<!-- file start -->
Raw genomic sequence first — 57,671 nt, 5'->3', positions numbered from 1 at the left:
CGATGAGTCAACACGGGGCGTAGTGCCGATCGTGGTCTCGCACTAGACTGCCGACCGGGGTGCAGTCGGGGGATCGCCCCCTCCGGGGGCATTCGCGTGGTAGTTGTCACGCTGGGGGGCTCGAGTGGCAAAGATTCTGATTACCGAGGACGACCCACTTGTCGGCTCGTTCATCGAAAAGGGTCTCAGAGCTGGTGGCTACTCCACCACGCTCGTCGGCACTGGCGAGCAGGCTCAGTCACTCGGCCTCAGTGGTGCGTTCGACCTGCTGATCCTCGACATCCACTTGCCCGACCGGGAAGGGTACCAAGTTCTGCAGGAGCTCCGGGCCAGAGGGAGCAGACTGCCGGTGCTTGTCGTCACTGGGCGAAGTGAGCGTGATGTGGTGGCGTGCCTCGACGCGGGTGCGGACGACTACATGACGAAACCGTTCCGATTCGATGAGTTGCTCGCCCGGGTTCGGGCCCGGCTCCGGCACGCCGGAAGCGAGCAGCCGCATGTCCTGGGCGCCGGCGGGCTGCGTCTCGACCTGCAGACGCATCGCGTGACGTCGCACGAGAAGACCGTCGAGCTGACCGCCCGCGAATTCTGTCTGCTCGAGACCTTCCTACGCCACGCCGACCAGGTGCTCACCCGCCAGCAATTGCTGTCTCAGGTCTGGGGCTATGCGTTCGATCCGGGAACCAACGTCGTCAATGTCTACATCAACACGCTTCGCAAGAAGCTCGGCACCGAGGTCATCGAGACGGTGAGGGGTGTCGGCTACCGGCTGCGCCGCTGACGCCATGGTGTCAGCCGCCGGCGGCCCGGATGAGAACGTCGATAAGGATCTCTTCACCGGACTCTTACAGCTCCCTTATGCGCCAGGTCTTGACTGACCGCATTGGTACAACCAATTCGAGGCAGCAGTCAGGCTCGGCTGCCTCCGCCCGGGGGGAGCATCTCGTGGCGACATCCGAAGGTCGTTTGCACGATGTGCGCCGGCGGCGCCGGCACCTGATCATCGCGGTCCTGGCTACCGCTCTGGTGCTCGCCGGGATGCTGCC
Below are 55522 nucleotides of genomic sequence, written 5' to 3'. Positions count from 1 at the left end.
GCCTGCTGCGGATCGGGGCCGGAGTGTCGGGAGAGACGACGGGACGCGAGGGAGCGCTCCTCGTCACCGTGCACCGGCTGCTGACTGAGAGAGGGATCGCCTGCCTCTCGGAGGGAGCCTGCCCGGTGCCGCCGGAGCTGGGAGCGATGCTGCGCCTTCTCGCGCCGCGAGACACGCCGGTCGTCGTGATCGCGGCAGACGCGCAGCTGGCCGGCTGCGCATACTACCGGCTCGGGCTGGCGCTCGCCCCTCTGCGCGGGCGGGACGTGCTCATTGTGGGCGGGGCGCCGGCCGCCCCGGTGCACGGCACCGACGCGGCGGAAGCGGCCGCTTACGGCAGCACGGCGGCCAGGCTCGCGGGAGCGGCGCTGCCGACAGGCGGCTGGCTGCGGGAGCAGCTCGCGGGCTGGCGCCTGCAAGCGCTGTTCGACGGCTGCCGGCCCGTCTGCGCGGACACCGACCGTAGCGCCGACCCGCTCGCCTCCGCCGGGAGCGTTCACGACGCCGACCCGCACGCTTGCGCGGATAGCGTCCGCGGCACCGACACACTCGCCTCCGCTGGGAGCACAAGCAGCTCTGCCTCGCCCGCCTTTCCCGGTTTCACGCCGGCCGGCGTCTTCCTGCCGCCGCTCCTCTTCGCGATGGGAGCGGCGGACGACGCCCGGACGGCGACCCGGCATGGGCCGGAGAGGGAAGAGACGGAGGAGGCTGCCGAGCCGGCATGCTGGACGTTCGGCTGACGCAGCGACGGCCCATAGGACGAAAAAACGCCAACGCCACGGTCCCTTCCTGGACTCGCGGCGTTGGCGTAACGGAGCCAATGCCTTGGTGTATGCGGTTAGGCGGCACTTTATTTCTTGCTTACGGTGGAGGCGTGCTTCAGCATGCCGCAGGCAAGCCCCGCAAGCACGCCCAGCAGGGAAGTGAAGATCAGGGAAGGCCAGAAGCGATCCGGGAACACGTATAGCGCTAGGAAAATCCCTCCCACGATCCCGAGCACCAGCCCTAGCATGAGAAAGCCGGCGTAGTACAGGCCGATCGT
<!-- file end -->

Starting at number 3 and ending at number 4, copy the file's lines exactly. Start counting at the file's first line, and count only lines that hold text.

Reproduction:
Below are 55522 nucleotides of genomic sequence, written 5' to 3'. Positions count from 1 at the left end.
GCCTGCTGCGGATCGGGGCCGGAGTGTCGGGAGAGACGACGGGACGCGAGGGAGCGCTCCTCGTCACCGTGCACCGGCTGCTGACTGAGAGAGGGATCGCCTGCCTCTCGGAGGGAGCCTGCCCGGTGCCGCCGGAGCTGGGAGCGATGCTGCGCCTTCTCGCGCCGCGAGACACGCCGGTCGTCGTGATCGCGGCAGACGCGCAGCTGGCCGGCTGCGCATACTACCGGCTCGGGCTGGCGCTCGCCCCTCTGCGCGGGCGGGACGTGCTCATTGTGGGCGGGGCGCCGGCCGCCCCGGTGCACGGCACCGACGCGGCGGAAGCGGCCGCTTACGGCAGCACGGCGGCCAGGCTCGCGGGAGCGGCGCTGCCGACAGGCGGCTGGCTGCGGGAGCAGCTCGCGGGCTGGCGCCTGCAAGCGCTGTTCGACGGCTGCCGGCCCGTCTGCGCGGACACCGACCGTAGCGCCGACCCGCTCGCCTCCGCCGGGAGCGTTCACGACGCCGACCCGCACGCTTGCGCGGATAGCGTCCGCGGCACCGACACACTCGCCTCCGCTGGGAGCACAAGCAGCTCTGCCTCGCCCGCCTTTCCCGGTTTCACGCCGGCCGGCGTCTTCCTGCCGCCGCTCCTCTTCGCGATGGGAGCGGCGGACGACGCCCGGACGGCGACCCGGCATGGGCCGGAGAGGGAAGAGACGGAGGAGGCTGCCGAGCCGGCATGCTGGACGTTCGGCTGACGCAGCGACGGCCCATAGGACGAAAAAACGCCAACGCCACGGTCCCTTCCTGGACTCGCGGCGTTGGCGTAACGGAGCCAATGCCTTGGTGTATGCGGTTAGGCGGCACTTTATTTCTTGCTTACGGTGGAGGCGTGCTTCAGCATGCCGCAGGCAAGCCCCGCAAGCACGCCCAGCAGGGAAGTGAAGATCAGGGAAGGCCAGAAGCGATCCGGGAACACGTATAGCGCTAGGAAAATCCCTCCCACGATCCCGAGCACCAGCCCTAGCATGAGAAAGCCGGCGTAGTACAGGCCGATCGT